Recent DREAM Charter High School graduate Daniela Torres is Stanford-bound, but a look back at her journey reveals the hurdles she has overcome, including immigrating to New York on her own from Veracruz, Mexico in the seventh grade. Armed with only a bit of English, Daniela found it difficult to communicate and make her voice heard. She struggled making friends. Even after joining DREAM as an eighth grader, it still took several months for her to break through her insecurities about speaking in front of her classmates. When she did, it was a day to remember. From that moment, Daniela gained a reputation as a quiet yet insightful leader among both her peers and DREAM’s teachers and administrators. While her nature is to listen first, she isn’t afraid to speak out when important and necessary. As teacher Alison Browne explains it, she has an “impressive balance of humility and charge.”
“Students were debating a topic, and out of nowhere Daniela jumped in, and passionately shared what she thought. Everyone stopped and listened. It was an important moment for her, for her classmates, and for her teachers, and showed us that she was someone to be heard.”
- Alison Browne, EHMS Academic Dean
One Family, Many Dreams
The Ruiz brothers range in age from 6 to 20 years old—and between the five of them, they’ve logged collective decades in DREAM’s programs. Oldest brother Alex Jr. describes the day that the youngest Ruiz became a part of the DREAM family—as a newborn, his parents brought him directly from the hospital to his older brother’s baseball game. Their DREAM journey began when longtime employee Judy Padilla told their mom about a local program that was then called Harlem RBI. At the time, RBI was an afterschool and summer baseball league, but the Ruiz boys are quick to assert that it meant so much more than sports. Blaise, now a senior in high school, described how baseball taught him to be a team player, even working his way up to become captain of his team. “It took me from selfish to selfless,” he said. Now, years later, DREAM staff helped him with his college and financial aid applications, just as they did with his older brother.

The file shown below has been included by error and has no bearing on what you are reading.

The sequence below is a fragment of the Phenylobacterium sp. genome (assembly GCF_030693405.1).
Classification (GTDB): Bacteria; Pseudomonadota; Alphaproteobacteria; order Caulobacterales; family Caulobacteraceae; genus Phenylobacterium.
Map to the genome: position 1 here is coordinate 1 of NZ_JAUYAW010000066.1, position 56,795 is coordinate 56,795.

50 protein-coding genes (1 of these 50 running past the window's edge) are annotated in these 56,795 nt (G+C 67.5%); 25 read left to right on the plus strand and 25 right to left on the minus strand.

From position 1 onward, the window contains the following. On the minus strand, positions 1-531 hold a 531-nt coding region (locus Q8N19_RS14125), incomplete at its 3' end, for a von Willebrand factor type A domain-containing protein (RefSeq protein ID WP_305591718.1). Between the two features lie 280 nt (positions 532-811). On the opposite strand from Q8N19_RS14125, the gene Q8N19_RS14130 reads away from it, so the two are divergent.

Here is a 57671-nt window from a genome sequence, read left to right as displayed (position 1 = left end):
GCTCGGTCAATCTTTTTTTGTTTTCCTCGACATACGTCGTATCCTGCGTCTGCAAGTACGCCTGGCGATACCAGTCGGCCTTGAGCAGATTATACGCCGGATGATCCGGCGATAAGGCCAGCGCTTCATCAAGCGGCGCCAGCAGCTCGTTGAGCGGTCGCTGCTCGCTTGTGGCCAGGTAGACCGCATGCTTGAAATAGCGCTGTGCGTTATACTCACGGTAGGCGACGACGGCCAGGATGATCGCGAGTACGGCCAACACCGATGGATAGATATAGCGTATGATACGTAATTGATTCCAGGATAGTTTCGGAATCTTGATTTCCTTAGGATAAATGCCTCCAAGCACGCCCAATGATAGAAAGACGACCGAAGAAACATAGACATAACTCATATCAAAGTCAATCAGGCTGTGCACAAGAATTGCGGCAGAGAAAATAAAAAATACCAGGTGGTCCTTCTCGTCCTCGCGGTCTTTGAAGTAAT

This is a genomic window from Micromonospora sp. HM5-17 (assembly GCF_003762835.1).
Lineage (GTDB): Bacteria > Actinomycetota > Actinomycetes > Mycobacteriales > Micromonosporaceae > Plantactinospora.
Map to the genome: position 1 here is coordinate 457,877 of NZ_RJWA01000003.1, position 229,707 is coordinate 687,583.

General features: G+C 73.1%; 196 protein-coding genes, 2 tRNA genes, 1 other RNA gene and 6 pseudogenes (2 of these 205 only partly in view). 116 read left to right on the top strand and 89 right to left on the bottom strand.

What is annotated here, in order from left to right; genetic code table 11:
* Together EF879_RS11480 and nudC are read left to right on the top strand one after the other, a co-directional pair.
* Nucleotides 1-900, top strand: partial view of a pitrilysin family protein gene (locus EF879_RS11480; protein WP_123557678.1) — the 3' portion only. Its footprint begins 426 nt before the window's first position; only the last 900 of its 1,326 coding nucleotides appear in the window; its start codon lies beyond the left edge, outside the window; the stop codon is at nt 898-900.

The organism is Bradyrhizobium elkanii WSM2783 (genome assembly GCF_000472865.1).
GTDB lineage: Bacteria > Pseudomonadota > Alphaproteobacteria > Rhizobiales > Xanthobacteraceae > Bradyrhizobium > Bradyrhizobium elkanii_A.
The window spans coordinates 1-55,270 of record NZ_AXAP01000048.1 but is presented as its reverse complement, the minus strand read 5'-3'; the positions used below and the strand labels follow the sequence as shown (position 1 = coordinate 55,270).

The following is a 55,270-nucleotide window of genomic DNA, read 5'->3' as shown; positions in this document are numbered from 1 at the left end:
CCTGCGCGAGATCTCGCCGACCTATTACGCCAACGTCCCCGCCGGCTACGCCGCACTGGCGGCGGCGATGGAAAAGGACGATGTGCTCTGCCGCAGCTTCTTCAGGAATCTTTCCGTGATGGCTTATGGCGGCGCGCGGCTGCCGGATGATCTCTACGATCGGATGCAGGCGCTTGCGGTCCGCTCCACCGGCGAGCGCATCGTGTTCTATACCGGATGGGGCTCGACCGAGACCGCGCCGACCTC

“DREAM gave me my first set of friends. It was a guiding force. Without it, I would have been lost.”
- Alex Ruiz Jr., DREAM Legend and Skidmore College student
Taking Wellness to Heart
After securing grant funding from the East Harlem Healthy Neighborhoods Initiative, DREAM has embarked on an innovative project to use technology to improve students' activity and give them ownership of their health. Using heart rate monitors during recess at DREAM’s East Harlem Elementary School, members of the Athletics, Health, & Wellness team can monitor how quickly students achieve an active heart rate, how long they stay "in the zone," and what activities are best suited to achieving students' optimal heart rate levels. The initial grant covers one year of the initiative, and the team has gained so much knowledge from the pilot program that they see the potential to expand the project to DREAM’s other schools, and/or pursue more data-driven projects in the future.
“This project allows us to really have our finger on the pulse, pun not intended, of what’s going on in all of our physical activity offerings. It lets us really see if we are achieving this heady goal of getting kids to move around for 60 minutes every day.”
- Kip O'Rourke-Brown, Director of Athletics, Health, & Wellness
- Leslie Paredes ’21
- Jasmin, DREAM Mother